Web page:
The UDNR is responsible for about 229,065 acres of land as state parks, wildlife reserves/management areas, and state sovereign lands. State parks are managed by the UDNR State Parks Office, wildlife areas are managed by the Division of Wildlife Resources (UDWR) and state sovereign lands are managed under the Division of Forestry, Fire, and State Lands (FFSL). In general, state parks and wildlife areas are managed primarily for resource protection and recreation. State sovereign lands are managed for a variety of objectives and include Utah Lake below the ordinary high water mark.

State Park acreage summary for the MAG region [1].
(1,860 ac)
Camp Floyd
(41 ac)
Deer Creek
(4,466 ac)
(90 ac)
(5,810 ac)
Stagecoach Inn
(3 ac)
Wasatch Mountain
(20,901 ac)
State Wildlife Area acreage summary for the MAG region [1].
East Canyon
(259 ac)
(999 ac)
Loafer Mountain
(12,346 ac)
(2.626 ac)
Henefer - Echo
(14,667 ac)
Dairy Fork
(5,066 ac)
(1,820 ac)
Currant Creek
(20,380 ac)
Hixon Canyon
(1,418 ac)
Goshen Warm Springs
(999 ac)
Spencer Park
(6,867 ac)
(3,207 ac)
(14,360 ac)
Hobble Creek
(532 ac)
(8,089 ac)
(11,661 ac)
Lake Fort
(2,765 ac)
(2,349 ac)
Lasson Draw
(2,882 ac)
West Hills
(189 ac)

Utah School and Institutional Trust Lands Administration (SITLA)

There are 70,236 acres of SITLA trust lands distributed across the MAG area. SITLA is directed by Utah Administrative Code to maximize commercial gain from these properties through sale, lease, or exchange. These transactions occur through sales and leases of individual properties but also through large-scale land and mineral right consolidations.

SITLA acreage summary by county [1].

Other State Lands

The Utah Department of Transportation (UDOT) owns 259 acres of land in the region. These lands are related to right-of-ways purchased along state highways.

Tribal Lands

Tribal lands are sovereign lands not subject to local or state governments. However, tribal governments must be consulted during planning processes involving lands with historical Native American uses.

Ute Indian Tribe Uintah and Ouray Reservation, Wasatch County, 3,164 acres.


Broadband internet is a vital resource connecting local residents and businesses to the rest of the world. Fortunately, Utah is among the best connected states in the United States, ranking 5 in terms of average internet speed at 18.9 Mbps and average peak speed of 78.9 Mbps. [4]. The State of Utah Broadband Outreach Center provides maps of current residential and commercial broadband availability:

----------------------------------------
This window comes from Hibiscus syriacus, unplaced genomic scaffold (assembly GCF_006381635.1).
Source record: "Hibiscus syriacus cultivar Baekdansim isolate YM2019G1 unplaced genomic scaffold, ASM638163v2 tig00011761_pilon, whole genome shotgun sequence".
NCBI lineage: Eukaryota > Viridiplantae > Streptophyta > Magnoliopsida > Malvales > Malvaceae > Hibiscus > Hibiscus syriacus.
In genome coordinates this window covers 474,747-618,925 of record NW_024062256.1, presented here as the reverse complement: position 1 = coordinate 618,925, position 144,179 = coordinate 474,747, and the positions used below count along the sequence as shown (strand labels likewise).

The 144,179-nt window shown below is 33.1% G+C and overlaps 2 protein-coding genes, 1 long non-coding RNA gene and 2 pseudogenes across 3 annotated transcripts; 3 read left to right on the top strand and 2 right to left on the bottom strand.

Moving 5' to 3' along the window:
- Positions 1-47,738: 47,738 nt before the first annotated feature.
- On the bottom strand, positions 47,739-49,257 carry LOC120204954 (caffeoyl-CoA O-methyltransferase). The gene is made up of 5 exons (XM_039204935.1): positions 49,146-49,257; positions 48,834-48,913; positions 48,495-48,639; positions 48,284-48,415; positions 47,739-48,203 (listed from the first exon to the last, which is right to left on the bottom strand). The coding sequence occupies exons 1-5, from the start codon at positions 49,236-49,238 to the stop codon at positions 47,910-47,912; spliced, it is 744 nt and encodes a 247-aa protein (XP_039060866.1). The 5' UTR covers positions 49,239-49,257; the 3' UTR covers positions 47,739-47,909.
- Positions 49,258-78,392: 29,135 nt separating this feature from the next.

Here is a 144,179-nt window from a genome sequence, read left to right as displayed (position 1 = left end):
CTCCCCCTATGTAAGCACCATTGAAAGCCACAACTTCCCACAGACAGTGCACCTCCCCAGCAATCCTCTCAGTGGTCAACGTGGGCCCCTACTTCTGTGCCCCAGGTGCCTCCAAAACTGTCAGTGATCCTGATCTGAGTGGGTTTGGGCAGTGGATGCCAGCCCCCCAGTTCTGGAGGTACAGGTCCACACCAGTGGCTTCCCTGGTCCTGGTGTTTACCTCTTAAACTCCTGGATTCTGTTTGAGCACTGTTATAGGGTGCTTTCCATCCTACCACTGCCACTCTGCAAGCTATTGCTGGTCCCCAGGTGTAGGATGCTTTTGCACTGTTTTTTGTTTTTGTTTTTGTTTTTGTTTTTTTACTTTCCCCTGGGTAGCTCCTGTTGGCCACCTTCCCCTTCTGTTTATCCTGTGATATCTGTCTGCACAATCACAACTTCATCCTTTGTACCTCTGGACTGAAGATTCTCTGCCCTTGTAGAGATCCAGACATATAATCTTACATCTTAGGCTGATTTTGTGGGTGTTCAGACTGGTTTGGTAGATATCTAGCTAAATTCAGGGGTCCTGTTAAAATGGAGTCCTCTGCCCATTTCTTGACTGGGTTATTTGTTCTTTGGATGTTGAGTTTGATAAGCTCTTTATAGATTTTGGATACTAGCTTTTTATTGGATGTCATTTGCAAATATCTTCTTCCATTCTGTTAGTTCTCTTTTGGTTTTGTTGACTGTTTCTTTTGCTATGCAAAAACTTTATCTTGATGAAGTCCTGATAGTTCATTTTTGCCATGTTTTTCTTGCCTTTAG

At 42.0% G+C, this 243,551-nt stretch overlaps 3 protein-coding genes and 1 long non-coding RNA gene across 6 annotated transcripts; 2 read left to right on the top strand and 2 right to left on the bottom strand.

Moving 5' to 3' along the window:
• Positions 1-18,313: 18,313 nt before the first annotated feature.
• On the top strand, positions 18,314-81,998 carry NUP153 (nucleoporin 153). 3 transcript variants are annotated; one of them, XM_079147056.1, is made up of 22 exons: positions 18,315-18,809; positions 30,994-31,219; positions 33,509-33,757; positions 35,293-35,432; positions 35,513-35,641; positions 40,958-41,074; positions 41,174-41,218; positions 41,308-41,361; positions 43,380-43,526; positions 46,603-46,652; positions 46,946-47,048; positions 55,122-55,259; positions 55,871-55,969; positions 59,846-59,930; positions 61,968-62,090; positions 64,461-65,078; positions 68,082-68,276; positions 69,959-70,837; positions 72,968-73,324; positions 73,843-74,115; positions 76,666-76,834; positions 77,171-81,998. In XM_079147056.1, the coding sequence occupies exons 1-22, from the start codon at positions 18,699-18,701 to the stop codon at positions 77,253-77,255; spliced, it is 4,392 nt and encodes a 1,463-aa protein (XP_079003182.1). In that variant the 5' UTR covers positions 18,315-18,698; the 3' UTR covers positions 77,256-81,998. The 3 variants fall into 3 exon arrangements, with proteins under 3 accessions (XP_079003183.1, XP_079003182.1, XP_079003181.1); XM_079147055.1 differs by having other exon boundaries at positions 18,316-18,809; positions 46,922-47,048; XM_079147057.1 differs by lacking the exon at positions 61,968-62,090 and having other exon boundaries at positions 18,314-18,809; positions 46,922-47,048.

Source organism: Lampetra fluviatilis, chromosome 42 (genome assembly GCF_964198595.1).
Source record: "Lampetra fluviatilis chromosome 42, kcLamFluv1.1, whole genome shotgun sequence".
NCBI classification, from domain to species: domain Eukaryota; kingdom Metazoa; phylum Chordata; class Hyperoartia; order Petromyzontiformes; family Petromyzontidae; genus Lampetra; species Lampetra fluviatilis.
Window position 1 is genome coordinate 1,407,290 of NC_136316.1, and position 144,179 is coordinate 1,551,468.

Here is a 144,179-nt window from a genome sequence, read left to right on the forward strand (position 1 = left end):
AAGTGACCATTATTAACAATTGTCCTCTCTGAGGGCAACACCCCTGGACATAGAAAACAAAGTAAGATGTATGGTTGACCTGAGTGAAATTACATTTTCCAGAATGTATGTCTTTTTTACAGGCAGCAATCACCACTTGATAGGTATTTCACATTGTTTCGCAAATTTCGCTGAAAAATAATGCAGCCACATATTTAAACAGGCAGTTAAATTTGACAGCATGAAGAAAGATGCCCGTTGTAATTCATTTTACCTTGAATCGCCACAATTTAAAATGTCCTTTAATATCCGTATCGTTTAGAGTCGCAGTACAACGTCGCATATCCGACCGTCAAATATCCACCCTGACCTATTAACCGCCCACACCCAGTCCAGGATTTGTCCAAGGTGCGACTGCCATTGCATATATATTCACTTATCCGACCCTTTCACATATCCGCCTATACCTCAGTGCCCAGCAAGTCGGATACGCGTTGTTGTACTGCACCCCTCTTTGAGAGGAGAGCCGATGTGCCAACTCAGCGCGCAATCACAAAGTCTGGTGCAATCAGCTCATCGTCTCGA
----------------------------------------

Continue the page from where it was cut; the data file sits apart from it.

Residential Broadband Map

Commercial Broadband Map


Percent of Population using wireline (download >25 Mbps)84.1%95.5%79.3%
Percent of Population using wireline (download >100 Mbps)69.7%93%69.9%
Percent of Population using wireline (download >1Gbps)0.3%61.6%0%
Percent of Population using wireless (download > 25Mbps)82.6%98.4%69.1%
Percent of Population using DSL85.7%96.1%89.1%
Percent of Population using Fiber42.2%64.7%0%
Percent of Population using wireless99.9%100%100%
# wireline Internet providers (% population)1 (32.1%)
2 (14.4%)
3+ (50.2%)
2 (55.2%)
3 (12.5%)
4+ (53.8 %)
1 (25.4)
2 (55.2%)
3 (12.5%)
# wireless internet providers (% population)5 (14.5%)
6 (21.2%)
7 (51.0 %)
6 (21.2%)
7 (17.2%)
8+ (60.5 %)
6 (25.1%)
7 (68.8 %)
*Data as of June 30, 2014 from

Best Management Practices

Appropriate and allowable uses for lands are defined through planning processes specific to the agency or government which has jurisdiction over the lands. For most private, Federal and State lands, land use decisions are made through systematic planning processes. The best land use decisions are made through planning processes which include open public participation and take into consideration potential impacts to the social, economic, and natural environment. Though this is not always the case for some Federal and State properties which are managed for specific purposes, such as for lands owned or managed by Utah’s State and Institutional Trust Lands, tribal governments, and military lands.

Best management practices (BMPs) related to local, state, and federal land use decisions generally focus on getting involved with planning processes early and often. For BLM and USFS lands, planning documents are required to be developed with the input of local communities. And although federal agencies must also follow federal statutes and consider comments from other stakeholders, the more prepared local communities can be to assert their objectives for public lands, the better off they will be.

Economic Considerations

“Land use” is not a resource in the same sense as most other resources to be considered in county resource management plans. In this case, land use is the designated, preferred, or allowable uses of a given piece of land based on the planning preferences of the landowner or jurisdiction responsible for the land. The implementation and management of those uses, such as for agriculture, wildlife, motorized recreation, wilderness, etc., are examined and discussed in their own respective resource planning sections.